The second part of bigger is not always better comes when your business is growing. At a certain point, you must decide whether your gym and your dream business is one that must have 300+ clients to be profitable, or if your dream scenario is a gym that needs 50+ clients to be profitable. Neither is inherently better than the other, but each comes with certain extra stress points. One means being responsible for a team of coaches and their mental, emotional, and financial well-being, while the other might require more hands on work from you.

4) Training “Elite Athletes” is not a business model

Full of young gusto, I was certain that my business would train “elite athletes.” If I opened the gym and trained people the right way, then of course the best athletes from the NFL, NBA, and MLB would show up.

Unfortunately, everyone else, including you, thought the same thing. There are only so many athletes of that level going around, and not many of them live in my local town. A more sustainable business model is working with young athletes and adults that need me. I’m not working with elite athletes every day, but I do have some elite clients that I love training.

5) Grow with the right people in the right seats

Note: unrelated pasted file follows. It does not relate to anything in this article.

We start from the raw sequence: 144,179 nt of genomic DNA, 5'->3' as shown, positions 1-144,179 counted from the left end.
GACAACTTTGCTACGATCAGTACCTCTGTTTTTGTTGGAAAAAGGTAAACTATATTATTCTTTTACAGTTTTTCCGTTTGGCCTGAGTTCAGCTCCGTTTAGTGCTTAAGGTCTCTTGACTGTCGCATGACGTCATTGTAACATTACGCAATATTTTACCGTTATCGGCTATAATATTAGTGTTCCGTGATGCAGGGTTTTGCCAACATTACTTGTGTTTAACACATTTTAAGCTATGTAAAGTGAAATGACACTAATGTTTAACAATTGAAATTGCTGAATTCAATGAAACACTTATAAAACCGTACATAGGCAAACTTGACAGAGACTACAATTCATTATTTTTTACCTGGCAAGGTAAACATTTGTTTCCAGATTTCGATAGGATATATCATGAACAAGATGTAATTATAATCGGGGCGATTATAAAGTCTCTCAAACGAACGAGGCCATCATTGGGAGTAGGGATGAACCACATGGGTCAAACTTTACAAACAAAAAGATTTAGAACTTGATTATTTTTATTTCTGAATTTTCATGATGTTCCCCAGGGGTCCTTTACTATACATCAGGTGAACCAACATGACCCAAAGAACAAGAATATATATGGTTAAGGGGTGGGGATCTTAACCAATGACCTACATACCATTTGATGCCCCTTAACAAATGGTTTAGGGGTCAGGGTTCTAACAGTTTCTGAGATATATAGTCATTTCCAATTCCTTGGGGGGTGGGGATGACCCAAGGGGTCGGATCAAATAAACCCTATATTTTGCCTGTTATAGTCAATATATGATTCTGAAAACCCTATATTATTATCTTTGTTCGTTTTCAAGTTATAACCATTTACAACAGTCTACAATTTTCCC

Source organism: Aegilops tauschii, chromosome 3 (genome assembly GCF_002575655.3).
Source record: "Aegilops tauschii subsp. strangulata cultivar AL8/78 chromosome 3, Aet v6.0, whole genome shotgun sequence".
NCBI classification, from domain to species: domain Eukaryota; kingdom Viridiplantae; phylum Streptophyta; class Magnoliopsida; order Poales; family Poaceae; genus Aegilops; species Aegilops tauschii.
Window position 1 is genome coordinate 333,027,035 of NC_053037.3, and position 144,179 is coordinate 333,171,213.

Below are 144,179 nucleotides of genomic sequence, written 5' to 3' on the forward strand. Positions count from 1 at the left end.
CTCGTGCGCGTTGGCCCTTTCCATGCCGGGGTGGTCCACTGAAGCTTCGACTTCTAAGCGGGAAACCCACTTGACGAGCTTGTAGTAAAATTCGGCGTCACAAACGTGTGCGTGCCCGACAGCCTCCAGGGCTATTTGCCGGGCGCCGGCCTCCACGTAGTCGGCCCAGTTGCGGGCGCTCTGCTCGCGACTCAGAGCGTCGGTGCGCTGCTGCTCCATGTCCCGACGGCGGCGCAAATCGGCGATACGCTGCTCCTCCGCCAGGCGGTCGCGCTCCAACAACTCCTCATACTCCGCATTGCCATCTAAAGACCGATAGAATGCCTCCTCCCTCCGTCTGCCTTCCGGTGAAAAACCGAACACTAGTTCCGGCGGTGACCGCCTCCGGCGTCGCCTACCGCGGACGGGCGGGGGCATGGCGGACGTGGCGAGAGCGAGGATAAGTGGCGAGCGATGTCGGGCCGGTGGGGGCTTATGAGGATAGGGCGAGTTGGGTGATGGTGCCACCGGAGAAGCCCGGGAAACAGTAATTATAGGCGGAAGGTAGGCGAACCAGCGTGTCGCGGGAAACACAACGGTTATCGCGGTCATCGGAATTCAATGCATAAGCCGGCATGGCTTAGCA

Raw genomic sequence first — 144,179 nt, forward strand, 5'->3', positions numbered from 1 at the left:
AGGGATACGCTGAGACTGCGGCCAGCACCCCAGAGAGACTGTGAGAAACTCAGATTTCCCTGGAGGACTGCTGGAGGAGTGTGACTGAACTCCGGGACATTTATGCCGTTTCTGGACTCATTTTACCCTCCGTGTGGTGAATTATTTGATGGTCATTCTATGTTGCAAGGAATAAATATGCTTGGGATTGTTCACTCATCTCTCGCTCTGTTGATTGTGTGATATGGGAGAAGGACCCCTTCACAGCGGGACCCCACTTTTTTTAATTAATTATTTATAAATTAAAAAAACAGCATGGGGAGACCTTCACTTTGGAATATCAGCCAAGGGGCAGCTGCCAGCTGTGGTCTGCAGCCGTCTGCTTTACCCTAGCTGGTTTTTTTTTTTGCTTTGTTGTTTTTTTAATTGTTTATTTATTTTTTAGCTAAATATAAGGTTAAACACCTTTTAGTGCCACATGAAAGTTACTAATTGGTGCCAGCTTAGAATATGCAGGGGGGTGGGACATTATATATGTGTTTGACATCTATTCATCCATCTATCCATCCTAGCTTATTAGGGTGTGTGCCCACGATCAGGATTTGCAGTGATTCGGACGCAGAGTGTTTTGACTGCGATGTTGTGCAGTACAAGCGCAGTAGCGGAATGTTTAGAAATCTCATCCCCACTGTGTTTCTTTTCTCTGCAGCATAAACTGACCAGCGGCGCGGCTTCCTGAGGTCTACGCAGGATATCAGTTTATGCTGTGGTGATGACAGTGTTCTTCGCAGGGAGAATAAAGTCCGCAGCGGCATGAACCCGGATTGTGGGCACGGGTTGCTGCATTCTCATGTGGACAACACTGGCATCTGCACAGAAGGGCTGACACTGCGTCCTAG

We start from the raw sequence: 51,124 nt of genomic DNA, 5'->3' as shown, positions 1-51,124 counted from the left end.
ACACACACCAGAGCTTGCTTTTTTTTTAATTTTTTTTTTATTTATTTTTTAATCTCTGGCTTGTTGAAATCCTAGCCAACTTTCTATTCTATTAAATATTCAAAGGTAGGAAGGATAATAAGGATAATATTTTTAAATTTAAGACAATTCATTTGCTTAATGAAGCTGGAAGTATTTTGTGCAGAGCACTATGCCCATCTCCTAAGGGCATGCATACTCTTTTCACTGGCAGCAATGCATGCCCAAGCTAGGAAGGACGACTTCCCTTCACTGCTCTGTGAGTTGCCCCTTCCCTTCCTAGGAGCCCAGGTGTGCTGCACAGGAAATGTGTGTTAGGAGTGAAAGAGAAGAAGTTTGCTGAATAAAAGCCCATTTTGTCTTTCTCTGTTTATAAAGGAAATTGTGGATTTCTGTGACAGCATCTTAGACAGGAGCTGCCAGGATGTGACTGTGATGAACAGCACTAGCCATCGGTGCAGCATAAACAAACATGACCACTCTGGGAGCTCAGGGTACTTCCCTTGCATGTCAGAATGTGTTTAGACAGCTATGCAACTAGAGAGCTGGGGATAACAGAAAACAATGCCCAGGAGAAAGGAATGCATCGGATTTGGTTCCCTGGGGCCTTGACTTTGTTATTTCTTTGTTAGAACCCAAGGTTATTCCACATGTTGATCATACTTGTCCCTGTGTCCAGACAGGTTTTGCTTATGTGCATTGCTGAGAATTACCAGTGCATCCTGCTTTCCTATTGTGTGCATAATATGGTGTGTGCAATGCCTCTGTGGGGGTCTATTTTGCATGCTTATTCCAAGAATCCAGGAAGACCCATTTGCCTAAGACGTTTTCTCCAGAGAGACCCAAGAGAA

Once your business begins to grow, you will come to the point that you can no longer train every client that comes in your door. Doing so would stretch your time too thin and eliminate any hope for a family life. When that happens, you will begin growing your team.

The book Good To Great shares that great companies have the “right people in the right seats.” It isn’t enough to have the right people on your team; they need to be doing the right things as well.

We have great coaches, but at times we put them in the wrong setting, such as placing them in group training when they should have been doing PT, or with adults when they should have been with athletes. They are still great coaches, but they were in the wrong seats. This is especially important when it comes to your administrative or office staff. Don’t get someone who is great with people and then make them do a job that keeps them in the office all day with no interactions with others. Don’t get me wrong, sometimes work has to get done that someone might not enjoy, but their job must feature the elements that make them tick.

6) Focus on the internal before the external

I made a very conscious and deliberate decision that I wouldn’t become an Internet trainer; that is, I chose to focus on the coaching happening inside my building first and foremost. Then as the opportunities arose, I could talk about what we are doing and teach other coaches.

To focus on writing and become a theoretical coach is to neglect the clients that you have.

7) You are a business person now

Remember, when you start a business you are no longer a trainer alone. Surround yourself with people that know business and are more successful than you. Learn to be a leader of your team and learn to understand the accounting as well as financial aspects of your business.

I have seen more businesses fail, and the toughest times in my business have come when one tries to reject the duality of being a business owner and coach.